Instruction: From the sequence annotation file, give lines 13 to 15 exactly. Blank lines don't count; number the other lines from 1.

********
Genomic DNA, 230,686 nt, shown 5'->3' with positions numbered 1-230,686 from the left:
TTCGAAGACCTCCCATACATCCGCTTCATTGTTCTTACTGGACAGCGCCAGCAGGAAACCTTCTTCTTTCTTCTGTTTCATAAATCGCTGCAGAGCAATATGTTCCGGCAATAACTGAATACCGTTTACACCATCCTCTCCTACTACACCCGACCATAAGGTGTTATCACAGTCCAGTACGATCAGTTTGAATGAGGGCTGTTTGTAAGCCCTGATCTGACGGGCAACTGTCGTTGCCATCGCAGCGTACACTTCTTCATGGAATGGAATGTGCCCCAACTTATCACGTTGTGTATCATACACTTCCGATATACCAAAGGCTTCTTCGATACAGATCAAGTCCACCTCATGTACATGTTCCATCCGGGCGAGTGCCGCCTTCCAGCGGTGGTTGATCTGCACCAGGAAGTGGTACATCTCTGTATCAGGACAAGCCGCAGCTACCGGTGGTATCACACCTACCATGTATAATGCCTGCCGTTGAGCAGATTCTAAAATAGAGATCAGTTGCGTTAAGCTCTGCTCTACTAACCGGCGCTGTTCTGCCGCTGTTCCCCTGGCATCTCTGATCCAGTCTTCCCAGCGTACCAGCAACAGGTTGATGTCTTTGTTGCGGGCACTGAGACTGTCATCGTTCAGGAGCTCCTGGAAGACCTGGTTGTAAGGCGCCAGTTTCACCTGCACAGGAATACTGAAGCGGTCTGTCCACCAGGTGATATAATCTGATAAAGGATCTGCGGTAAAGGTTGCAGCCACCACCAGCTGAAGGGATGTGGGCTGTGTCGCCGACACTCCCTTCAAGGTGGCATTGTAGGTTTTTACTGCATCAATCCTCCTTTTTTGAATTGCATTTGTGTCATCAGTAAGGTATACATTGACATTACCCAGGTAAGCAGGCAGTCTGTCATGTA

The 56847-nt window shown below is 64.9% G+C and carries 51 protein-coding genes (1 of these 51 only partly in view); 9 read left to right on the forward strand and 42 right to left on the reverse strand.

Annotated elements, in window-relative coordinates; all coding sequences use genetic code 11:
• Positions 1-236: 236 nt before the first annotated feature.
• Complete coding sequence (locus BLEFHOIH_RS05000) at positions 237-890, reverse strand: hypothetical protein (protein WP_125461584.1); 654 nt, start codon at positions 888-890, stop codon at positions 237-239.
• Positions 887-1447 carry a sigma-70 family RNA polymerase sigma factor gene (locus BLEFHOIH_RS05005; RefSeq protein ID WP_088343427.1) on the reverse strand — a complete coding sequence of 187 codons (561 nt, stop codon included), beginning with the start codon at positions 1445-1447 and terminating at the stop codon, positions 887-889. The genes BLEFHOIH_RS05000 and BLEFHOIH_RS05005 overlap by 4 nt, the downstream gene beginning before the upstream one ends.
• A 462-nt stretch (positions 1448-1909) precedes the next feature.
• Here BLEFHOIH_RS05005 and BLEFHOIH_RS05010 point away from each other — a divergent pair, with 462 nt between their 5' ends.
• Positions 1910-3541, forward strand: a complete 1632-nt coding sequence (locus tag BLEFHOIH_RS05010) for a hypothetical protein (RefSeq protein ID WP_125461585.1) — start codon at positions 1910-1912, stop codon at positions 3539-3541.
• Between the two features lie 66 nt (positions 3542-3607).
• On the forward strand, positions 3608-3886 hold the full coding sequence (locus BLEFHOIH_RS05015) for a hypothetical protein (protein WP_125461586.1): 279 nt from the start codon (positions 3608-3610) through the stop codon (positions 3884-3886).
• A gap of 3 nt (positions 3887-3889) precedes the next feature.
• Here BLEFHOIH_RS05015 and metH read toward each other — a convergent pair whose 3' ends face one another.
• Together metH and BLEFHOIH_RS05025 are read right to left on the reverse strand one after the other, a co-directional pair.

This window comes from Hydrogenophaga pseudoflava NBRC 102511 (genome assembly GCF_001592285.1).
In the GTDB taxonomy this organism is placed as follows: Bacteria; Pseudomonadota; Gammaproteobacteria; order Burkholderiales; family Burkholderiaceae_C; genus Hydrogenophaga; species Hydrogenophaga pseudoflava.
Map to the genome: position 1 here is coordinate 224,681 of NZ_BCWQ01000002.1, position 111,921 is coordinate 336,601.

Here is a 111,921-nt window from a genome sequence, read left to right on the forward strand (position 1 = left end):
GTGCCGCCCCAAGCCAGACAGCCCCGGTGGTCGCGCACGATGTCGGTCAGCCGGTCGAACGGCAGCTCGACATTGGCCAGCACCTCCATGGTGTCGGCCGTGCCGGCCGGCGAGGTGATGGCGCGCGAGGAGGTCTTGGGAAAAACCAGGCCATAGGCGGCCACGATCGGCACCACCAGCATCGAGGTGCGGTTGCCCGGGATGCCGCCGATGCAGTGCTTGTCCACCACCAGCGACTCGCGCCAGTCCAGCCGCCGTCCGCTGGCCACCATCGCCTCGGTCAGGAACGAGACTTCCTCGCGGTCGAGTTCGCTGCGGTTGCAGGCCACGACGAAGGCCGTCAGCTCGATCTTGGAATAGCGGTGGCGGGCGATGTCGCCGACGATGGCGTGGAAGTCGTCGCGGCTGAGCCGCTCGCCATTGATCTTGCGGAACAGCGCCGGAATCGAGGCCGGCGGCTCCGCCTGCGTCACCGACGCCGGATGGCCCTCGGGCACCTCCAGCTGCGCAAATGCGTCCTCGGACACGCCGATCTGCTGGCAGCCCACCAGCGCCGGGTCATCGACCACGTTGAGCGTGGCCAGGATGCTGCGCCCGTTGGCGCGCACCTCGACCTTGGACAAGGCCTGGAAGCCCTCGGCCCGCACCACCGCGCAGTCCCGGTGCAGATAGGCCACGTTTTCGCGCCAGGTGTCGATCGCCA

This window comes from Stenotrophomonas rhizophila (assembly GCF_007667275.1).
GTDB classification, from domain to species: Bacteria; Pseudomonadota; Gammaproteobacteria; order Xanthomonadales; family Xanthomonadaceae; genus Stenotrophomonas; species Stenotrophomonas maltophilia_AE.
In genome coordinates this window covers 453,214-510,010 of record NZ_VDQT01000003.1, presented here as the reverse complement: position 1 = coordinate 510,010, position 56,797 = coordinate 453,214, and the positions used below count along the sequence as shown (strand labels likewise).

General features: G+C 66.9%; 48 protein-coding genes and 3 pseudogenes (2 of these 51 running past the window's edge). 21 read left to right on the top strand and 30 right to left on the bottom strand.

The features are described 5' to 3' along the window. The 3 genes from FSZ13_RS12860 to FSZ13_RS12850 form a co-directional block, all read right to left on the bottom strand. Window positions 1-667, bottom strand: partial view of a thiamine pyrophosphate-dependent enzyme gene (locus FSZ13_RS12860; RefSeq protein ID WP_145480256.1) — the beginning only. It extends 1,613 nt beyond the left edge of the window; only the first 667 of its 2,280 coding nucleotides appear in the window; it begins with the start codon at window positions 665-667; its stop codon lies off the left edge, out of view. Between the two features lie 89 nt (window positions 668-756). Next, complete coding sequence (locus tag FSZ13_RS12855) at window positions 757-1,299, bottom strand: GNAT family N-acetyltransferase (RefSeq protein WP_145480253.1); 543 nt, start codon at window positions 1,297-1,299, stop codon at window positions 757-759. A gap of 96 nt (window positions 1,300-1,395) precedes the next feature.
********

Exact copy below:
• A gap of 3 nt (positions 3887-3889) precedes the next feature.
• Here BLEFHOIH_RS05015 and metH read toward each other — a convergent pair whose 3' ends face one another.
• Together metH and BLEFHOIH_RS05025 are read right to left on the reverse strand one after the other, a co-directional pair.